By Brandon HENSLEY
For some churches around the Foothills, the time has come to eat.
Fat Tuesday, a day allotted for Catholics and Protestants to fill up and celebrate life before going into a more solemn mode a day after, is this week and two churches are coming together in a sort of spiritual Thanksgiving.
Fat Tuesday, called Shrove Tuesday or Pancake Day in England and Mardi Gras in France, is the day before Ash Wednesday, the first day of Lent leading up to Easter.
“It’s a time of reflection and penance and special spiritual disciplines through various forms of fasting,” said St. Luke’s of the Mountains’ Father Bryan Jones.
To recognize the week, St. George’s Episcopal Church and St. Luke’s Church will be coming together on Tuesday to recognize an anniversary of sorts.
A year ago, the rains flooded St. George’s, and the church couldn’t celebrate Fat Tuesday on its campus.
“Our parish hall was closed, so the people over at St. Luke’s invited us over to join them on their celebration, and so we had a real good time and they enjoyed it so much they invited us back,” said Rev. Anthony Keller of St. George’s.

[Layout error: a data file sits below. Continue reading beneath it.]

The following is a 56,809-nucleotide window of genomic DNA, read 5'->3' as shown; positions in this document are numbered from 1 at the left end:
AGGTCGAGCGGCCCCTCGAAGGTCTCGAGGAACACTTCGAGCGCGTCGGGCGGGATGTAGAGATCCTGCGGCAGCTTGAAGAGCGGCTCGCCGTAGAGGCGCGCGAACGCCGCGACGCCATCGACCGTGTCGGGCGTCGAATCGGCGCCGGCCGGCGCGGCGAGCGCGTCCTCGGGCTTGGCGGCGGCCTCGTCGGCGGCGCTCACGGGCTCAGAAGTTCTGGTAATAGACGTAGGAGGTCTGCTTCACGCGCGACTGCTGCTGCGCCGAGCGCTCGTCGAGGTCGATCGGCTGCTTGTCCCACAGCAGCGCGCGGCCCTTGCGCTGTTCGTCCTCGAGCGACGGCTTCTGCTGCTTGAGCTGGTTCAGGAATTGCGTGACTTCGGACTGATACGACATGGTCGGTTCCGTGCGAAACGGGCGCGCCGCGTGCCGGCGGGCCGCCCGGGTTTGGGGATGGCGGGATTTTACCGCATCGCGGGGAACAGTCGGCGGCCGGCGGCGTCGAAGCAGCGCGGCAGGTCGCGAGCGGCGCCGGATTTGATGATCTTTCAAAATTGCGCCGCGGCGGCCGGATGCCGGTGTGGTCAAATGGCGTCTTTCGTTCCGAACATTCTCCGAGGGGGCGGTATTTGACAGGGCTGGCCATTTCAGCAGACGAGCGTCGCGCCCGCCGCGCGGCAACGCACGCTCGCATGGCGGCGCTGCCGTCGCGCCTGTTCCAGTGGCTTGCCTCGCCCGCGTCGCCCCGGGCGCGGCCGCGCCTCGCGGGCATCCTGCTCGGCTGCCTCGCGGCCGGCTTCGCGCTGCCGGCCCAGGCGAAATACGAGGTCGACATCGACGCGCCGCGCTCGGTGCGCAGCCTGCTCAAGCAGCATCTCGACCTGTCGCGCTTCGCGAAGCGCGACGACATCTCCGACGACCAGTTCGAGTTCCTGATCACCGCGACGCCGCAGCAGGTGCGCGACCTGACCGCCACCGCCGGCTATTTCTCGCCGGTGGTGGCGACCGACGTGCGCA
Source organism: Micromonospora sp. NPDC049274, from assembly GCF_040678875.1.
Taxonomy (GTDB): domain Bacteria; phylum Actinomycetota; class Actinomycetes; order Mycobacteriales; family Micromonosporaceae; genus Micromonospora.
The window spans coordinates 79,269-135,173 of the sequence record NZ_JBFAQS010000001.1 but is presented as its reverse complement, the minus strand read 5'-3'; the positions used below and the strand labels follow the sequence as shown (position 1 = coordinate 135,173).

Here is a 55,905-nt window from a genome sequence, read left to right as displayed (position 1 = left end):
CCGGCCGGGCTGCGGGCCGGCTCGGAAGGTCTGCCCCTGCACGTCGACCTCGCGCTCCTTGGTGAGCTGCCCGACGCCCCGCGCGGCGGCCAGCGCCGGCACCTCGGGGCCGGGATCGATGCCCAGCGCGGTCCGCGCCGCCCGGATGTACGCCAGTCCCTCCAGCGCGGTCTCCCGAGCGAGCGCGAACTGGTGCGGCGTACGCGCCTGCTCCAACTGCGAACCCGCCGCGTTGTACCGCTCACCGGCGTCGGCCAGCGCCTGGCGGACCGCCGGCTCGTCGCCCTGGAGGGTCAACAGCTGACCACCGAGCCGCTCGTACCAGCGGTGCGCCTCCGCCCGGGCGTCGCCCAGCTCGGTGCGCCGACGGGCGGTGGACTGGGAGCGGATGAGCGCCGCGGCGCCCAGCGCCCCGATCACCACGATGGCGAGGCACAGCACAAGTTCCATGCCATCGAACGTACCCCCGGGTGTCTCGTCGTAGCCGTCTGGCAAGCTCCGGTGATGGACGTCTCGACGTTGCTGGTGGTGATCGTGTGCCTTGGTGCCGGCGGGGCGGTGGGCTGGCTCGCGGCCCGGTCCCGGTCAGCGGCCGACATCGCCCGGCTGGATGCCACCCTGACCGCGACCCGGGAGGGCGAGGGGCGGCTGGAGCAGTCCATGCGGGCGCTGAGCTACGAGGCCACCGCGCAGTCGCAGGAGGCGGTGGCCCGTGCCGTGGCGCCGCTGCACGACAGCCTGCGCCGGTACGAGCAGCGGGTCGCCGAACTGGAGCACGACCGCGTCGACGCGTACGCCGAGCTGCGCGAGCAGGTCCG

“We just invited them over and now we’re making it a tradition,” said Jones. Keller said it was great to meet the newer people that had come over to St. Luke’s.
While Fat Tuesday is a day to, well, get fat, the Lenten Season brings about a different perspective that is important to Jones.
“We’re going to be reflective and disciplined and do things like study and [fast],” he said.
Jones added that things on this earth, including humans, are ephemeral.
[It’s] a sign of our mortality,” he said. “We recognize that we’re not immortal. We say, ‘From dust you came, and from dust you shall return.’”
St. George’s though will get the party started sooner.
“We’re doing Shrove Sunday,” said Keller. On Sunday, Keller said his church will have a Dixieland band play, and after the party there will be a waffle bar.
During the Lenten Season, St. George’s will be hosting groups whose members will read books and study on what it means to have supper together, and every Thursday it will hold a group meeting called “Encounters with Jesus,” that will include visual arts, said Keller.
As secular culture continues to permeate through the religious world, the first images that come to mind when thinking about this holiday might be those of Mardi Gras in New Orleans, and the excessive partying done on Bourbon Street.
Both Jones and Keller said they don’t see too many problems with that, although their challenge is to make it more relevant to the Church.
“Just like with Christmas, it’s become more of a secular event,” said Keller, but added it’s “not a bad thing.”
Jones said anything in moderation is just fine.
“We think generally life should be enjoyed and celebrated,” he said.
Church congregations are not the only ones celebrating Fat Tuesday. Several restaurants around town are as well including Franks Famous Kitchen. Their menu includes for lunch and dinner: Cajun Fried Chicken, Red Beans, Dirty Rice and Creole Vegetables (using zucchini instead of Okra) and Kings Cake.
Franks is located at 3315 N. Verdugo Road.